“My life has changed…”
Christine explained as she walked us through her shop front with such pride.
“The sewing machine and my kiosk, it helps me to get income when the fruit trees are in off season.”
As we spent time with Christine, we saw a woman who was proud of what she had built for her family, and who had such an energy and passion for life. And it was infectious.
See, there was a time recently that she and her family felt stuck.
Christine, her husband Urbanas, and their three children lived in a region of Kenya where food supply was scarce after years of drought and inconsistent harvests.
Employment was difficult to maintain and people often had to leave their families for extended periods of time to travel to the city in search of work.
“My husband used to earn very little income to sustain us in town.”
Christine explained how she felt the strain of providing for meals for the family on a daily basis and the pressure that came with worrying about the cost of her three children’s education.
She tried to grow crops of fruit and vegetables, but didn’t have the skills or equipment to turn it into a flourishing business.
But then the opportunity came for Christine to be involved in a food assistance program funded by Thankyou’s food range.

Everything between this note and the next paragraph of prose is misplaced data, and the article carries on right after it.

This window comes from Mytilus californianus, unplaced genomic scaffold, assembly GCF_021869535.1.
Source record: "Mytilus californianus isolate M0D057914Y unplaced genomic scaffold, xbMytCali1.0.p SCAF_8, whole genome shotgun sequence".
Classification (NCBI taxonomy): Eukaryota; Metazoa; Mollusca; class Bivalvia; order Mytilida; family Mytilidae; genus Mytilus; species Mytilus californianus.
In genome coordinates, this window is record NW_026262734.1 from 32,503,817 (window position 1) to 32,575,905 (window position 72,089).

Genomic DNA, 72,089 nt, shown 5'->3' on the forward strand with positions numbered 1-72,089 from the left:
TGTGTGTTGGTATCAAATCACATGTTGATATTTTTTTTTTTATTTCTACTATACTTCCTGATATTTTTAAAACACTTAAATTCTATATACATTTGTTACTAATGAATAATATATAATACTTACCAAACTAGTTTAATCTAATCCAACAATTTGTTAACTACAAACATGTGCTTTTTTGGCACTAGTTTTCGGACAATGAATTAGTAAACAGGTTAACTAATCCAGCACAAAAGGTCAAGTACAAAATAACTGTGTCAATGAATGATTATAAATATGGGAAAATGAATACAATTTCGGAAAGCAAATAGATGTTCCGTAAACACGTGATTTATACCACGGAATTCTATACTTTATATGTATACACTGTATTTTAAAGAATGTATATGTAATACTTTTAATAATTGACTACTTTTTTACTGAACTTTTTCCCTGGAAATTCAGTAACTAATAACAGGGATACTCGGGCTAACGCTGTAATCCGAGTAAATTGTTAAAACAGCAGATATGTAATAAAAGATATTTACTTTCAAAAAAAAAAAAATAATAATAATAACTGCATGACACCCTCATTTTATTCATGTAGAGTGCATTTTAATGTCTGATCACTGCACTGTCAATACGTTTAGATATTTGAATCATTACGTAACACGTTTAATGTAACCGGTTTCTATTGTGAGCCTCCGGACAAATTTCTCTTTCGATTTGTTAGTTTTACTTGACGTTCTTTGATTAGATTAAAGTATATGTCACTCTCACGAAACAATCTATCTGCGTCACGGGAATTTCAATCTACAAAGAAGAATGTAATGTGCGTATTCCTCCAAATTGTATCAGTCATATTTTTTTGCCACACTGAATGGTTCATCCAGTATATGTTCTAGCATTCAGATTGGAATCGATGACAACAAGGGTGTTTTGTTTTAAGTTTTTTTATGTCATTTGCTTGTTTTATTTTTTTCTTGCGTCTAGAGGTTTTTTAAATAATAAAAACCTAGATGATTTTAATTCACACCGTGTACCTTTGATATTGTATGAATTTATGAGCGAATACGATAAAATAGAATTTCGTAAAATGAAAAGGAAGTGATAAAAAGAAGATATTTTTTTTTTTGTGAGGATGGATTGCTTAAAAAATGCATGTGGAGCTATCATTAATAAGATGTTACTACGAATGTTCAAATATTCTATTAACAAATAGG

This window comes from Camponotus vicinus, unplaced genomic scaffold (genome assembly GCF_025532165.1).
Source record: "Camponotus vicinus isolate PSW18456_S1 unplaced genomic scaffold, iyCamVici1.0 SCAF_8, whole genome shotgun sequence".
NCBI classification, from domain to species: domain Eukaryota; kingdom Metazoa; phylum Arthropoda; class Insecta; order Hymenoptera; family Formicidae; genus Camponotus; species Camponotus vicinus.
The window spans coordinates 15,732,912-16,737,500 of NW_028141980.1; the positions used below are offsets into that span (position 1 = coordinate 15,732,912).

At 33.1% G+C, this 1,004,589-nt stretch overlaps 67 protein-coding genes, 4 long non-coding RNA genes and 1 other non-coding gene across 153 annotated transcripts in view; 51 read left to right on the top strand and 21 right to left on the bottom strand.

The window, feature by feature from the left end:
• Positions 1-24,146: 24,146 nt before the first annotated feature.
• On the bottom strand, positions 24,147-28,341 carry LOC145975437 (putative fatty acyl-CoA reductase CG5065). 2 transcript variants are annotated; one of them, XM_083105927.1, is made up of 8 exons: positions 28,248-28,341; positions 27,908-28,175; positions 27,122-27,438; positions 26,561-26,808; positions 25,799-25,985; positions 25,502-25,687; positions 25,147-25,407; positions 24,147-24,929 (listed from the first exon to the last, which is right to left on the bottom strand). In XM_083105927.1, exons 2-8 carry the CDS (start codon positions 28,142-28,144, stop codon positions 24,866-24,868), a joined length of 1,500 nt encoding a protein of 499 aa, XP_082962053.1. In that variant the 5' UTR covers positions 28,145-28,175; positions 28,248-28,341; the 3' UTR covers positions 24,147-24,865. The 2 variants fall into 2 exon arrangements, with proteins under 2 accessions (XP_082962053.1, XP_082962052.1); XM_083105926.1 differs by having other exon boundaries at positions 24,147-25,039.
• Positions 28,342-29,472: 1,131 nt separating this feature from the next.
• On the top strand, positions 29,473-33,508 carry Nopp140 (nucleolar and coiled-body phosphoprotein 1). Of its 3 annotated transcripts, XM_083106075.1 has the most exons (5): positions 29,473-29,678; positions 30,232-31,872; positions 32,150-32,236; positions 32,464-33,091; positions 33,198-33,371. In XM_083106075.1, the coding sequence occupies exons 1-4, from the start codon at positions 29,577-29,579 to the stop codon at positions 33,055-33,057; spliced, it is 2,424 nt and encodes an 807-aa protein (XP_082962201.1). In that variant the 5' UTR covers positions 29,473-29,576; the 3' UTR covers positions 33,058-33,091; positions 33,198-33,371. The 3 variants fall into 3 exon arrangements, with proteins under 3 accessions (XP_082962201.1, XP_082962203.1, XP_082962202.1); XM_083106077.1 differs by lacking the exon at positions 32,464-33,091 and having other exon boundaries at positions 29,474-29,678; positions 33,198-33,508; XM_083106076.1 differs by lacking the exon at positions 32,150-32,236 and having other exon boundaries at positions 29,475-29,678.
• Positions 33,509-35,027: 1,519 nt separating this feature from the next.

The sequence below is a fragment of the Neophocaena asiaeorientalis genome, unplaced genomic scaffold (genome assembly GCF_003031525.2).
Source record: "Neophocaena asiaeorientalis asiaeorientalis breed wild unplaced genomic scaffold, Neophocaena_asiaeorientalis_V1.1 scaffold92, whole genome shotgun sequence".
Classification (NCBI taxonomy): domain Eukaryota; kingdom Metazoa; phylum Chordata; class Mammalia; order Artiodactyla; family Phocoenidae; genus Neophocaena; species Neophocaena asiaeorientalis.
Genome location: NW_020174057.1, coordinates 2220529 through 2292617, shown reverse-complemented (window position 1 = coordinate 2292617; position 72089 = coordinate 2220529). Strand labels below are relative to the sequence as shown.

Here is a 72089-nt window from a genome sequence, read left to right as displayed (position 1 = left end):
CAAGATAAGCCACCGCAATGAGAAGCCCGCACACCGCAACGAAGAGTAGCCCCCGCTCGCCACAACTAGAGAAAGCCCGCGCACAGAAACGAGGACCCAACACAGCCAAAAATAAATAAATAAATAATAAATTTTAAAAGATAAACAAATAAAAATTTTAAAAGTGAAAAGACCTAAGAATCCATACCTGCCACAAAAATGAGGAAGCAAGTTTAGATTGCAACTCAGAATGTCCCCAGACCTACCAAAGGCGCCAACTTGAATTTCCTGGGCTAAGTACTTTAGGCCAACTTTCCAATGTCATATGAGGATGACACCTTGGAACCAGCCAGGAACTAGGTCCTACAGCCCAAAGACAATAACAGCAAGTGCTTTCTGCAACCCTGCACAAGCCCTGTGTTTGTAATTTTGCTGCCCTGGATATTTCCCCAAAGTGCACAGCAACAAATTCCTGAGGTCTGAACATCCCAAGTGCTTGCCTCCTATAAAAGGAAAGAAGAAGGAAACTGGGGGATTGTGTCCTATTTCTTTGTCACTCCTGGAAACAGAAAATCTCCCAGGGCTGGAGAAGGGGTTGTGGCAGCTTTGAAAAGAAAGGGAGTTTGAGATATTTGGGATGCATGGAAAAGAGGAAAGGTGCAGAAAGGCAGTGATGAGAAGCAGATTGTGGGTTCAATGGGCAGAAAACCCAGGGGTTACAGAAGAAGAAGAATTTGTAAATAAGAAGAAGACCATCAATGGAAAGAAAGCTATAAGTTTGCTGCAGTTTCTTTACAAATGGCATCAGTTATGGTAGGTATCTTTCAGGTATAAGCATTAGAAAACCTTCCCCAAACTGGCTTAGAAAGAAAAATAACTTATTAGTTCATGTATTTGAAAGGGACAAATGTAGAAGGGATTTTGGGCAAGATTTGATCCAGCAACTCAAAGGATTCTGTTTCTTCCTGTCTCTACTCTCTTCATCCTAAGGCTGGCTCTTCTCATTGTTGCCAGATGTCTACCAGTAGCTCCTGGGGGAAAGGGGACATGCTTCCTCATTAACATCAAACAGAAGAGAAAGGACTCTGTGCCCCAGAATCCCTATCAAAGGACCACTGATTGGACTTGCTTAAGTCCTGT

This meant Christine and her family were provided with immediate food aid so that she no longer had to stress about where the next meal was going to come from. As the community’s immediate food needs were met, the program also focused on helping community members become independent and self reliant — essentially, it was about long-term empowerment and sustainability.
“Then I joined World Vision (our impact partner), and that is how I started farming.”
The program taught Christine and her other community members improved farming methods which included being trained in the importance of fertiliser, irrigation, crop diversification, and soil conservation.
“That (training) helped me to change my farm.”
“I’ve been getting more harvest than before.”
“The fruit trees started producing fruit.”
It took time and patience, but through dedication her crops started to grow, and over time they grew in abundance.
“I now have 144 orange trees, 100 paw paw trees and 25 mango trees.”
“My farming has really helped me pay for uniforms, food, and school fees for my children.”
And the sewing machine at her kiosk? With the finances from their crops, Christine has started a sewing business for extra income to sustain her family in the non-harvesting season.
She is confident and hopeful about her family’s future. Her husband no longer has to travel to the city for work, and spends his time at home tending to their fruit and vegetable export business.
The thing with education is that it creates the best kind of ripple effect.
Christine has been empowered to be a change-maker and a positive influence in her community.
Photography: Kim Cartmell